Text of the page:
The Philippine Revolution

by Apolinario Mabini
1969

        Contents

Copyright 1969
By Leon Ma.Guerrero

 

Permission to post this text on the Austrian-Philippine Website is provisionally granted by the estate of Leon Ma. Guerrero. It is intended for academic use. Commercial exploitation of this is explicitly prohibited. Copyright Estate of Leon Ma. Guerrero. All rights reserved.

 

Scanning and proofreeding of the text by Robert L. Yoder

CHAPTER VII

The Liga Filipina and the Katipunan

It is undeniable that in the Philippines the desire for improvement was great and widespread; it is not possible to explain otherwise the mistrust and hatred that the Filipinos, from the most ignorant to the most cultured, were beginning to feel toward the friars in the measure that they realized that the latter tenaciously opposed all reform. Time there was when the friars were wont to defend the natives against the rapacity of the encomenderos for in those days, the friars being in want and the Catholic religion not deeply rooted, they had great need of the confidence and love of their parishioners, whose trust and candour once exploited, they then became rich and arrogant. How was it that they forgot those sweet and gentle accents that had worked such miracles? It was because whoever, acts in bad faith corrupts himself, and the corrupt hearkens not to the voice of reason but to that of passion.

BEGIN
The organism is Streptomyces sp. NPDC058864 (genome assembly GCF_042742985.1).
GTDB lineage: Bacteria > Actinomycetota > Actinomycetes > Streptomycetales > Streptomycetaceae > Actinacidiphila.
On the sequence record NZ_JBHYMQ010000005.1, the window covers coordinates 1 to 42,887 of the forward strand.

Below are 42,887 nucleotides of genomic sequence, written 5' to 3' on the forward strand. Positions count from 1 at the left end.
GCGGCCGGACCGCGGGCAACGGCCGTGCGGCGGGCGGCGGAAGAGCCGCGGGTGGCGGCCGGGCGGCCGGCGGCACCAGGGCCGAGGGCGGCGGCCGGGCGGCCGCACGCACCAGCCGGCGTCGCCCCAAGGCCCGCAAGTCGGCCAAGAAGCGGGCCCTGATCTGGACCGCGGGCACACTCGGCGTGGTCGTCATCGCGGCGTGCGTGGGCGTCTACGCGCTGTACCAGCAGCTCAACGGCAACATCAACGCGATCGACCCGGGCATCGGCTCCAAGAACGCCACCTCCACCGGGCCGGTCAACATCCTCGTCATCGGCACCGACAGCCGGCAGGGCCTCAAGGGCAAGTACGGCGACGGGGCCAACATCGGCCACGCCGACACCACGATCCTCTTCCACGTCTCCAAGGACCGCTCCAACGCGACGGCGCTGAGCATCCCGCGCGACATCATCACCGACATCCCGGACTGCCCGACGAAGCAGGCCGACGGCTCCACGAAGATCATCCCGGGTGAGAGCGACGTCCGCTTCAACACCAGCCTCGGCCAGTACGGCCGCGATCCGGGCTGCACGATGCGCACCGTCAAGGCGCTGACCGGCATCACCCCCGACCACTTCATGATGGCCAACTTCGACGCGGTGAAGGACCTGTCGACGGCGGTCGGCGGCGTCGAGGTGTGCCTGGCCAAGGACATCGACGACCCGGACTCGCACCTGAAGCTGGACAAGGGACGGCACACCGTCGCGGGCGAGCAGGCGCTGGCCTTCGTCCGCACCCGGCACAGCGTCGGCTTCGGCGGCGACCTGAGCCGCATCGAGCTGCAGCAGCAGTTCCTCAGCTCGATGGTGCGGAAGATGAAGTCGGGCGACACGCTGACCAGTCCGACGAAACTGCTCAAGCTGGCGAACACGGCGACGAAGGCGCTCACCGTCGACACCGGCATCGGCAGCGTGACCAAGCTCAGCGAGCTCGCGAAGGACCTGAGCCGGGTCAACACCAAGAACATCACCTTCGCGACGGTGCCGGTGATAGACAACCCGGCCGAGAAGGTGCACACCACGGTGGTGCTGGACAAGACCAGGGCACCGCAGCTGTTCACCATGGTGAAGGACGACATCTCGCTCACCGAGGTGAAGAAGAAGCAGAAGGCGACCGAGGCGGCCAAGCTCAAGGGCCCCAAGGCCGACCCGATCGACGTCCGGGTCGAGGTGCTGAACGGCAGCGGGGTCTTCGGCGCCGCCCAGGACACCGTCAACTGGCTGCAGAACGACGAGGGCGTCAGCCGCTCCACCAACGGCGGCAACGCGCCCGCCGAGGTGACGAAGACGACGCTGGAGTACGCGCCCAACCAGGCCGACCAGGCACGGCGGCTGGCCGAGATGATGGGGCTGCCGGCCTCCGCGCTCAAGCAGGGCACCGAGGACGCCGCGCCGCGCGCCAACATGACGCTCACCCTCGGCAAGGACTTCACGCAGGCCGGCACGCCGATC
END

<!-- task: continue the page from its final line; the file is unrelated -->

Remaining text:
The love and respect that everyone professed for Rizal, Marcelo del Pilar and all the other patriots who collaborated with them in the great work of national regeneration manifested clearly and openly the political aspirations of the Filipinos. That La Solidaridad had faithfully interpreted those aspirations was likewise shown by the fact that its expenses were met by Filipinos residing in the islands, who were thus risking their personal safety and interests. From the start of the periodical's publication a number of Manila residents, calling themselves propagandists, distributed the issues which were smuggled into the city, and collected the subscriptions and contributions given by patriots in Manila and neighbouring provinces. At such times as they had occasion to visit the capital, well-to-do and educated persons from distant provinces were also wont to give their help. If the rich men of Manila contributed very little it was because they mistrusted the persons in charge of the funds, and feared for their own interests.